Hackett Group (Nasdaq, HCKT) 12/31/21-5/5/22

$20.53 for 12/31/21 to $24.18 for 5/5/22

Past performance is no guarantee of future results

Can you discuss a high confidence holding that’s lagged so far in 2022?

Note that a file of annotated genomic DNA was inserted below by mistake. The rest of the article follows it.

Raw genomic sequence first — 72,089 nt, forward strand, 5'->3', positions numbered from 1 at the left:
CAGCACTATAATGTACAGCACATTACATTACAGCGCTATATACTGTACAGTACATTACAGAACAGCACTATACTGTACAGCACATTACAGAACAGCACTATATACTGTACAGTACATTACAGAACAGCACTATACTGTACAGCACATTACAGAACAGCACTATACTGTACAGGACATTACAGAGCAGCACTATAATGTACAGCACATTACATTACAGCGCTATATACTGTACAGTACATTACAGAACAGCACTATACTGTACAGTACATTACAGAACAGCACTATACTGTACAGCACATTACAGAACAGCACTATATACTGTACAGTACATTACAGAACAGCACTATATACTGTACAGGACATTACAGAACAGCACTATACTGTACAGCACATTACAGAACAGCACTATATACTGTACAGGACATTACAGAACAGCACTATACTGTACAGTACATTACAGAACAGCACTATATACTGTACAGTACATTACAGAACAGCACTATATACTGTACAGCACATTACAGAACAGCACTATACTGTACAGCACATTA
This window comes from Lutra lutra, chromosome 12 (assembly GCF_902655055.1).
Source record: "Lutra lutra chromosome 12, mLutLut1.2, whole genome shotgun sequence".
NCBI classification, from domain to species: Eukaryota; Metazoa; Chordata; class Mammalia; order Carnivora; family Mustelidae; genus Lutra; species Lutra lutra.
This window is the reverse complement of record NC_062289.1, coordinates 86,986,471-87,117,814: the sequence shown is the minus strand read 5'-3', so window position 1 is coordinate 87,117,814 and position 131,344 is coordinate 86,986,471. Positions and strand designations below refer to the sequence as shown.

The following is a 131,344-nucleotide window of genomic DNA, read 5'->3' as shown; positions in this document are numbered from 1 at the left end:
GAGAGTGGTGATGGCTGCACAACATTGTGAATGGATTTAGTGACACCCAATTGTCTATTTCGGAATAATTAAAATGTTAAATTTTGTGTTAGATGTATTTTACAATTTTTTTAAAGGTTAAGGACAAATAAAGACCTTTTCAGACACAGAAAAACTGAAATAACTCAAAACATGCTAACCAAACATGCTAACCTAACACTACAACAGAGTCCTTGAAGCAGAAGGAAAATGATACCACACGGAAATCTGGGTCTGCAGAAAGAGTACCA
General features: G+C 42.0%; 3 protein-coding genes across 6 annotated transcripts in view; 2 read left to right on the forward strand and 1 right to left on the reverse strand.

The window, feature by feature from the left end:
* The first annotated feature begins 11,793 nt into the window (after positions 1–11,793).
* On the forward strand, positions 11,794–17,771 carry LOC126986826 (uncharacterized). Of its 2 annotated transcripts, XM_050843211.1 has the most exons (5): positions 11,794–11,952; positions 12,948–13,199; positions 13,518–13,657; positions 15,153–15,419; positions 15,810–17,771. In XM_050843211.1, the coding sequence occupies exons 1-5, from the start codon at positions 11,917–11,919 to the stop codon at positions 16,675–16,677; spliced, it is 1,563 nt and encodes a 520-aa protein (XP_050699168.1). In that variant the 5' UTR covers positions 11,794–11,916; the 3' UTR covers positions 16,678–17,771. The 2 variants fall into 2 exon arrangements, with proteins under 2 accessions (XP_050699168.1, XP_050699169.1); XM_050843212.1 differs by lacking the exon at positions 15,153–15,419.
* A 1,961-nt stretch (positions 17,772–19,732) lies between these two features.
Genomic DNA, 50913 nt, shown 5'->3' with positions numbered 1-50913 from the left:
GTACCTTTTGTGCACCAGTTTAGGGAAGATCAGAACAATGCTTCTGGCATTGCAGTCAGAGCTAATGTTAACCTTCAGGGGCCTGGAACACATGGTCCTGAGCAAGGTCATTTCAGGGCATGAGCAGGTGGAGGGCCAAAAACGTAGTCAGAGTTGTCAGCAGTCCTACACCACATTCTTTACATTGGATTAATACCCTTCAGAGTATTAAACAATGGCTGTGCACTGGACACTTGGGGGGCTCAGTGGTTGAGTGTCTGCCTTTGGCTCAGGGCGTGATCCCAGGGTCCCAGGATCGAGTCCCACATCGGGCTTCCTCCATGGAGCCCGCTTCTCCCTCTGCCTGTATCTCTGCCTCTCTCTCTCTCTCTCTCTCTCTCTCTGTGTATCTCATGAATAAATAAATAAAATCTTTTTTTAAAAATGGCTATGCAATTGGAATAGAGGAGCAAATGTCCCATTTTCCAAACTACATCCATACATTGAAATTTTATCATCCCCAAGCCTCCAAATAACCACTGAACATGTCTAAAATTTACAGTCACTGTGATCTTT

While we often find interesting opportunities in areas that are less common for value investors, such as technology, we are also active in the traditional value segments like Industrials. For example, we like Simpson Manufacturing Co., which sells connectors, fasteners, and truss products predominantly into the residential construction market. We began to reinitiate a position during February and March of this year as its stock price was falling. We think of Simpson as a high-quality engineering company—which is led by a CEO who is an engineer—that happens to sell products into the residential construction market. And the total cost of their products is miniscule relative to the overall expense of a building project—yet at the same time they are critical for the structural integrity of the building. As an example, while demand for their products is tied to overall housing starts in the U.S., they are more closely tied to housing starts in areas that are more prone to natural disasters, which elevates the need for high quality structural integrity inputs. Simpson’s position within the market ultimately gives it very strong pricing power, which was aptly demonstrated in 2021 when the company instituted four price increases throughout the year that more than offset input cost inflation. These characteristics have helped the company generate extraordinary returns on capital throughout the economic cycle. However, the stock has been weak so far in 2022 for two main reasons: First, Simpson completed a sizeable acquisition recently that significantly expands their exposure to the European and commercial construction markets, and investors have been cautious about this strategic move. Second, and perhaps most important, the market is concerned about rising rates impacting demand for single-family homes as we move through the year. We’re aware of the risks that come with any sizeable acquisition but think that the company is appropriately focused on its integration. We are also excited about the scale that the deal brings to their European business. Further, while we acknowledge that rising rates will most certainly impact housing demand, the work we have done supports the view that there is both a structural under-supply of housing in the U.S. from years of lower build levels and a sustainable increase in demand resulting from demographic shifts. As such, we view this as an attractive opportunity to build weight in a high-quality company at 15x next year’s earnings, which we think is very attractive relative to the incredible returns on capital and growth rates that the company has generated through the years.